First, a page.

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Ex-State House Candidate Accused in Shootings

National

Albuquerque police speak at news conference | Image by Albuquerque Police

An arrest has been made in connection with a series of shootings at the homes of Democratic politicians in New Mexico.

Albuquerque police claim Solomon Peña, 39, an unsuccessful Republican candidate for the New Mexico state legislature, conspired with and paid four men to execute drive-by shootings in stolen vehicles at the homes of two Bernalillo County commissioners and two state legislators between early December and early January, per NBC 5.

In a statement Monday night, the New Mexico Republican Party disavowed Peña, saying, “If Peña is found guilty, he must be prosecuted to the full extent of the law.”

Peña was arrested Monday evening after SWAT officers took him into custody and served search warrants for his home, according to police.

Albuquerque Police Chief Harold Medina said Peña was the “mastermind” of an apparent conspiracy to carry out the shootings.

“He had complaints about his election he felt being rigged,” said police spokesperson Gilbert Gallegos. “As the mayor said, he was an election denier — he doesn’t want to accept the results of his election.”

Peña lost his state House race against incumbent Democrat Miguel P. Garcia, 74% to 26%.

Gallegos said the suspect took his case to three county commissioners and a state senator — showing up uninvited to their homes with documents he claimed proved he won his race — but those attempts were unsuccessful.

Some of those politicians’ homes later became targets of the shootings.

“One [meeting] actually led to quite an argument,” Gallegos said. “It was shortly after that the shootings occurred.”

Deputy Police Commander Kyle Hartsock said Peña paid four men in cash to carry out at least two of the shootings, while Peña himself “pulled the trigger” during one of them.

Detectives identified Peña as their key suspect using cell phone records, vehicle records, witness interviews, and bullet casings collected at the crime scenes.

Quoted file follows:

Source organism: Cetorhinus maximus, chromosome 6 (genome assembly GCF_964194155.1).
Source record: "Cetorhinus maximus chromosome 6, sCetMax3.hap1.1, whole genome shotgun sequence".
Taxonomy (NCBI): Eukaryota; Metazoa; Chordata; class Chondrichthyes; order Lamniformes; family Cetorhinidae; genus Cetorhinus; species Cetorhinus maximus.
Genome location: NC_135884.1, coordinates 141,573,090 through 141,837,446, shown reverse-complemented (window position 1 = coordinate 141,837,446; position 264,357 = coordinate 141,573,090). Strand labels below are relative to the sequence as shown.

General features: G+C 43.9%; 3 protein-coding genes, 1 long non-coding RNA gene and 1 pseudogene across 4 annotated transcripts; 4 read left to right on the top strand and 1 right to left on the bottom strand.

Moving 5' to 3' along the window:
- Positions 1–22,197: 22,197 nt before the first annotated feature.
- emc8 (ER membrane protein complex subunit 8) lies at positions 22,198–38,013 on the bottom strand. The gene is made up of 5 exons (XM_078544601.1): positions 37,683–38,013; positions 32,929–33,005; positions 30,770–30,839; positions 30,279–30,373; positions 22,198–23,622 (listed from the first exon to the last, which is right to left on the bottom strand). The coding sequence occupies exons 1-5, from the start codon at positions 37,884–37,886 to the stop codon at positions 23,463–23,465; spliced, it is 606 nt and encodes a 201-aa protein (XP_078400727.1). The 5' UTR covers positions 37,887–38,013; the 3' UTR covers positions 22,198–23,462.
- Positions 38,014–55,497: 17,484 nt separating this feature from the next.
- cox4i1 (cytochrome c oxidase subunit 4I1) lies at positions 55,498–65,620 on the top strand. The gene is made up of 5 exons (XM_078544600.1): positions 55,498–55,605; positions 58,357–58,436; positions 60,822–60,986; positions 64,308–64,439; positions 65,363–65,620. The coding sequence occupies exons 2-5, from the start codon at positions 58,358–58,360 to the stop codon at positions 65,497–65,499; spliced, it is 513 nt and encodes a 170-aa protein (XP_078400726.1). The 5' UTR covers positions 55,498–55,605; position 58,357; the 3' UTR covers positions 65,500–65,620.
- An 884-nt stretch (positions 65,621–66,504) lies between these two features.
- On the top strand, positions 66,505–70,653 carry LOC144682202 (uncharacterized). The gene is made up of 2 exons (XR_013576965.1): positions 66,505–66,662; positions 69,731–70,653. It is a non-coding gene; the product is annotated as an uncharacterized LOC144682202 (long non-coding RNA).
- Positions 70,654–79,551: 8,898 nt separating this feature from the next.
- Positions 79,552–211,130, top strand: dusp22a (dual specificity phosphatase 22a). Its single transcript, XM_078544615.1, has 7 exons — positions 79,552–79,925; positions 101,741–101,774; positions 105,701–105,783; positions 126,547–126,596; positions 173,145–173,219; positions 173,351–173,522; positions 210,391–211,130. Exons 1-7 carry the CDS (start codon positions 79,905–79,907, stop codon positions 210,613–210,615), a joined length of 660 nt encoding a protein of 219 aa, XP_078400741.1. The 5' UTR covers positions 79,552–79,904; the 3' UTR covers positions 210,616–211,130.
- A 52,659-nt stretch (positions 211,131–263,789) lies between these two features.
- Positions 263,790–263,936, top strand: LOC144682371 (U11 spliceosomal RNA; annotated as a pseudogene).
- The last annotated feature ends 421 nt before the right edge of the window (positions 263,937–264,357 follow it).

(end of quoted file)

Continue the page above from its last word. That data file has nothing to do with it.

Police said a key to the investigation was a January 3 traffic stop of Peña’s Nissan Maxima, which was being driven by a man named Jose Trujillo, who was then arrested based on an outstanding felony warrant.

The arrest triggered an “inventory search” of the vehicle. Police apparently discovered more than 800 fentanyl pills in the center console.

Police also found two handguns inside the Nissan — one of which appeared to have fired shots outside the home of State Senator Linda Lopez merely 4 miles away and roughly 40 minutes before the traffic stop.

Another gun matched the description of one police believe Peña took to one of the four shootings. According to police, the weapon malfunctioned, and he left the shooting to one of his hired hands, who allegedly “fired more than a dozen rounds from a separate handgun.”

The first shooting occurred on December 4 when eight rounds were fired into the home of Bernalillo County Commissioner Adriann Barboa. Rep. Javier Martinez’s home was targeted just days later.

On December 11, more than a dozen rounds were fired into the home of Bernalillo County Commissioner Debbie O’Malley, according to police.

The final shooting occurred on the night of January 3 at the home of State Senator Linda Lopez. Police said more than a dozen shots were fired, and Lopez said three bullets passed through the bedroom of her 10-year-old daughter.

While gun-related crimes have been on the rise in New Mexico in recent years, they have also become a serious problem in the Dallas-Fort Worth area, where Dallas is leading the charge in an incredibly violent first two weeks of the new year with little in the way of an adequate response from City leaders.

Year-to-date, Dallas police clocked steep hikes in reported shooting incidents compared to the same period in 2022, according to the Dallas Police Department’s crime statistics dashboard.

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